Self Funding

Self Funding

If you are thinking about self funding your new start-up business then you must have exceptional cash flow management. There are 3 possible options for self funding your new business venture…

Self funding with your life savings
The first thing you should consider when thinking about self funding is your own savings. At Empire Financial Services S.L., wherever possible, we advocate this approach, for the following reasons. You are answerable to none. There is no interference from an investor, business angel or venture capitalist. If your business fails, then nobody will come knocking on your doors demanding your hide or some other critical asset, such as your house. The bad thing is that it if things do go pear shaped, it is your money that goes down toilet. If you’re not willing to risk your own money, then you shouldn’t be willing to risk anyone else’s either.

If you manage to self fund your business, after less than a year, your income should be sufficient to fund your business. In an ideal world we would all finance our own start-up business, but not many people can self fund.

Borrow from Friends and Family
Another type of self funding is where you get loans from your family and friends in exchange for equity in the company. That is, by investing an amount equal to a specific portion of the company, they can expect profit sharing and a corresponding percentage of the sale value of the company after a period of time. This works well for some, but here’s a little bit of advice: NEVER mix friends and family with your business matters. If you do, then you will pay a terrible price. What tends to go wrong with the business, will spill over into your personal life and vice-versa. It is possible that you may drain their nest egg or reserves and unintentionally jeopardise their security. Under such circumstances, the result has a tendency to destroy relationships, irrespective of how close that person is to you.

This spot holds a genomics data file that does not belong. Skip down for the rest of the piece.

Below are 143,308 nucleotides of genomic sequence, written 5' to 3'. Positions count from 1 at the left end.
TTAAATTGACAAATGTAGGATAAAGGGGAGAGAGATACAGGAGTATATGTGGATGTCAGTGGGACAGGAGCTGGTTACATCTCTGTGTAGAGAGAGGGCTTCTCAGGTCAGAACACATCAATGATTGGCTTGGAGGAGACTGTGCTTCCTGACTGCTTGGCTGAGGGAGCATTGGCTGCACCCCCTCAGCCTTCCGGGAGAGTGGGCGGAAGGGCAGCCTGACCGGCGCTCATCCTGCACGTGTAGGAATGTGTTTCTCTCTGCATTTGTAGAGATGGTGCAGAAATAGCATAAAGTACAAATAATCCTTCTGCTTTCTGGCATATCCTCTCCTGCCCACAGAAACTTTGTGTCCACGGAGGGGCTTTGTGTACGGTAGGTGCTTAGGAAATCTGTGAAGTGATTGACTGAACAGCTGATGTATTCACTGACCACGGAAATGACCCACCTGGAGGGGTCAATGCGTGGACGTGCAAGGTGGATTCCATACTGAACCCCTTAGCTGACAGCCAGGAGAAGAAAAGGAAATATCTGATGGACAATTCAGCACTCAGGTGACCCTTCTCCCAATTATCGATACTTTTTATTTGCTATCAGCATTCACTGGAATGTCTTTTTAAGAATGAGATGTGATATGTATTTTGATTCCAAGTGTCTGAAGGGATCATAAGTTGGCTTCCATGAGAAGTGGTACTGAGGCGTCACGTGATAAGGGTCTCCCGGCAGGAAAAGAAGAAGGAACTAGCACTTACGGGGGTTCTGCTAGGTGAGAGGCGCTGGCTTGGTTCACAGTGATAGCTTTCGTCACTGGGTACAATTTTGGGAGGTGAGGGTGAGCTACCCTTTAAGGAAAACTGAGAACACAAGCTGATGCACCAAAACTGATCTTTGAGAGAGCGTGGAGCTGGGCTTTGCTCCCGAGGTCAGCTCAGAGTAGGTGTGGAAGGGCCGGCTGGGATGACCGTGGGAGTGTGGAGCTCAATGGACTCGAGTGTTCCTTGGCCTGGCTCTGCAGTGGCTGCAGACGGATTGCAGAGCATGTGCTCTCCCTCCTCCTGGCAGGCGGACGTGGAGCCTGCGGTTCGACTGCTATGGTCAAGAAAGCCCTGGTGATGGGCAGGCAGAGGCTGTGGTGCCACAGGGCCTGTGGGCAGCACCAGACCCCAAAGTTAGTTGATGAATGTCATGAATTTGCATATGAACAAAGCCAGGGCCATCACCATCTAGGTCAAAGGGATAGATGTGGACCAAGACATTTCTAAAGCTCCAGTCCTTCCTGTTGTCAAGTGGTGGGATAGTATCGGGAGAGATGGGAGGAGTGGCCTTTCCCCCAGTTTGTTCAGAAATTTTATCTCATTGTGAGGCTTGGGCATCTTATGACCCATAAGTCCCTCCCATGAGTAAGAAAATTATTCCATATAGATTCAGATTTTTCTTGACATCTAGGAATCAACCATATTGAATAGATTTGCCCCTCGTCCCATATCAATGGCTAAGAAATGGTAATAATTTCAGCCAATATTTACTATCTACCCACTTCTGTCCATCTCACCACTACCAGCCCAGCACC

Re-Mortgage or Second Mortgage
In today’s market, raising finance via bank loans are next to impossible to get if you don’t have good security and an equally good track record of business success. These days most of the banks will provide money on a secured basis, because their underwriters are now practicing”Risk Mitigation”. As a general rule of thumb, banks will either look for a personal guarantee (PG) or they will look for some form of security, such as a bricks and mortar. Many entrepreneurs use the equity in their homes to raise finance for their business after being turned down for a bank loan. While this makes more sense than building a business on credit, the financial risks are no less risky. You must pay this money back through increased mortgage payments whether your business succeeds or not. However, this mechanism is a good source of low interest money to get you started in your business and the interest may be tax deductible (check with your accountant to make sure).

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